The comic drunk has been a staple of the movies for as long as there have been movies — by the time Chaplin was doing this sort of thing on the screen, he’d already done it on the stage. Two men I can think of — Arthur Housman and Jack Norton — made a career out of this, but they were generally limited to bit parts. Arthur — an awfully late in the day addition to the cycle — may be the only film (excepting its recent remake) to build a romantic comedy around such a character. Yes, it’s a thoroughly irresponsible and utterly unrealistic concept, but there’s no denying that Arthur mostly succeeds in keeping that realization at bay — at least while you’re watching it. Afterwards may be another matter.
Arthur was made in the wake of Blake Edwards’ 10 (1979) having propelled Dudley Moore into — relatively short-lived — the realm of a bonafide movie star. The film would have been unthinkable without him (as the Russell Brand remake proved), but it really wouldn’t have worked without the easy chemistry he shares with John Gielgud and Liza Minnelli. Gielgud’s acerbic wit keeps the film alive, though at least one critic at the time found it slightly ironic that the greatest actor of his generation should win an Oscar for saying, “Perhaps you would like me to come in there and wash your dick for you, you little shit.” The truth is there’s more to Gielgud’s performance than his zingers, though they are what is best remembered. His assessment of Liza Minnelli with, “Usually one must go to a bowling alley to meet a woman of your stature,” is admittedly golden. But it’s interplay of Moore, Gielgud, and Minnelli that carries the film through its excessively predictable plot.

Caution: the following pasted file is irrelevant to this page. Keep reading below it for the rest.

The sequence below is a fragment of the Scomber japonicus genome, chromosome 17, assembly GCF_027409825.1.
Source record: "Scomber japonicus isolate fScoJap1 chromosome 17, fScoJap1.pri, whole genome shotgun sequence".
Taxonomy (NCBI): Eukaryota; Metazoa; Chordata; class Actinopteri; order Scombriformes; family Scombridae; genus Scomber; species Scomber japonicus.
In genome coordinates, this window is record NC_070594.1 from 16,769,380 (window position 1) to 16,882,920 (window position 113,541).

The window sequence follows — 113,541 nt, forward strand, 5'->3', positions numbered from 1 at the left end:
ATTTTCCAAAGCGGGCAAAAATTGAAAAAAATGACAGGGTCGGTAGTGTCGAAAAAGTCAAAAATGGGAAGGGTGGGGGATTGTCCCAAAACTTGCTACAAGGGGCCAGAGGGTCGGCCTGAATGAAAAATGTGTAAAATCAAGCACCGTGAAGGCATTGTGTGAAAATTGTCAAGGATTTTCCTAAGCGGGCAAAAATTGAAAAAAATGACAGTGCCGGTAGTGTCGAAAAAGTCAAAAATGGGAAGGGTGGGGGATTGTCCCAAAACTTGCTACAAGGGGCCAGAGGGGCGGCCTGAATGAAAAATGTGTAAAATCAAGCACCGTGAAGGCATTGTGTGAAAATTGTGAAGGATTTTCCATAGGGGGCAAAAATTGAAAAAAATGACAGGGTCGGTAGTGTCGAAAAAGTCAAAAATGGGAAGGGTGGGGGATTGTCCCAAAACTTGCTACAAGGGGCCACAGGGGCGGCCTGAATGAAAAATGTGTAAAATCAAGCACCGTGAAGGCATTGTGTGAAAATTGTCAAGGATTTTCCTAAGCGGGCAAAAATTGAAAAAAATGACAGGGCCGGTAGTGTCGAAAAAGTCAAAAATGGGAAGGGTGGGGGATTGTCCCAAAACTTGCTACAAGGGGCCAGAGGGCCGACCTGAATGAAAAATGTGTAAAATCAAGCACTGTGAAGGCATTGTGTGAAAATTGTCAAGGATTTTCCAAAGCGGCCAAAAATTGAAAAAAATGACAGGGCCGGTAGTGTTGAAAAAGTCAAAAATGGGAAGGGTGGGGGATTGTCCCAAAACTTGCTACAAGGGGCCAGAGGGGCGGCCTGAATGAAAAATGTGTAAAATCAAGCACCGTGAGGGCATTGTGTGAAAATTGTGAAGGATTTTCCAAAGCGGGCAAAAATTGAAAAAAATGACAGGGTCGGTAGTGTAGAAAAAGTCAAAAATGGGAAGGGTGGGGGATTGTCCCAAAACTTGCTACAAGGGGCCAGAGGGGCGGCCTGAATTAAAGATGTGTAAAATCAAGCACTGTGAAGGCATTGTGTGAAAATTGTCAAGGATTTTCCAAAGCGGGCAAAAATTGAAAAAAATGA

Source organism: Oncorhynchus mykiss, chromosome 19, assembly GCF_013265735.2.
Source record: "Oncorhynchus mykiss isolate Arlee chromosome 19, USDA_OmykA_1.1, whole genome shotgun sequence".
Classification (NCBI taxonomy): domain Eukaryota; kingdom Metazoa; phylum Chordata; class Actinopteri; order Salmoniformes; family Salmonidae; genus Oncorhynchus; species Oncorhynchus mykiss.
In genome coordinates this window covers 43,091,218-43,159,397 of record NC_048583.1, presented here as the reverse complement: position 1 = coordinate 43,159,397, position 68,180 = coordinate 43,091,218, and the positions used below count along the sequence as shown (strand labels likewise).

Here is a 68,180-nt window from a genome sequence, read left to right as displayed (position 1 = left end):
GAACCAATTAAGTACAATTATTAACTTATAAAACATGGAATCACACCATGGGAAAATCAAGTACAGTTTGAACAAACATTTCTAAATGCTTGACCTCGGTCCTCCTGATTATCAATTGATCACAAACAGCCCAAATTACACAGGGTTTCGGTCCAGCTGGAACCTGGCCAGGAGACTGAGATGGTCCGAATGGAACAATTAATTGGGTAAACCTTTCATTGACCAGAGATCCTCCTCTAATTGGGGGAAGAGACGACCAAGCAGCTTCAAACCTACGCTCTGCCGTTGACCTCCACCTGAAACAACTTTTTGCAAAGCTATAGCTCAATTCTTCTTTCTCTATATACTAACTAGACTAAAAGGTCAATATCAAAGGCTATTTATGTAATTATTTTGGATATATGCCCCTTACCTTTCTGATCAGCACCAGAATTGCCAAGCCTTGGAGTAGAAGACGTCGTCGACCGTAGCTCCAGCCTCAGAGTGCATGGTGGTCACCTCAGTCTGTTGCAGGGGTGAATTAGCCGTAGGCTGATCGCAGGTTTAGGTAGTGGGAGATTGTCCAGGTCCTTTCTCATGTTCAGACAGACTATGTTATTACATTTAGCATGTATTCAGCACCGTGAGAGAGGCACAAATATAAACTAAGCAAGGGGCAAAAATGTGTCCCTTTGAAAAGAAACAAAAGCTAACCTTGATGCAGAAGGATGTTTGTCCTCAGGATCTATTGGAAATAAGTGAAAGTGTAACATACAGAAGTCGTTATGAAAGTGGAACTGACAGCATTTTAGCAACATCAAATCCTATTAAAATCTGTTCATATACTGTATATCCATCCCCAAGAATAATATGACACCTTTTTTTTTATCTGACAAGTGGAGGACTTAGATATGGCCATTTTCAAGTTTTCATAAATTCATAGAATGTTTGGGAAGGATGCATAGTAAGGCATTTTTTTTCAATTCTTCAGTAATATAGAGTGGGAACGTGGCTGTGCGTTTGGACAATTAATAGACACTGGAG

The Hendersonville Film Society will show Arthur Sunday, Jan. 4, at 2 p.m. in the Smoky Mountain Theater at Lake Pointe Landing Retirement Community (behind Epic Cinemas), 333 Thompson St., Hendersonville.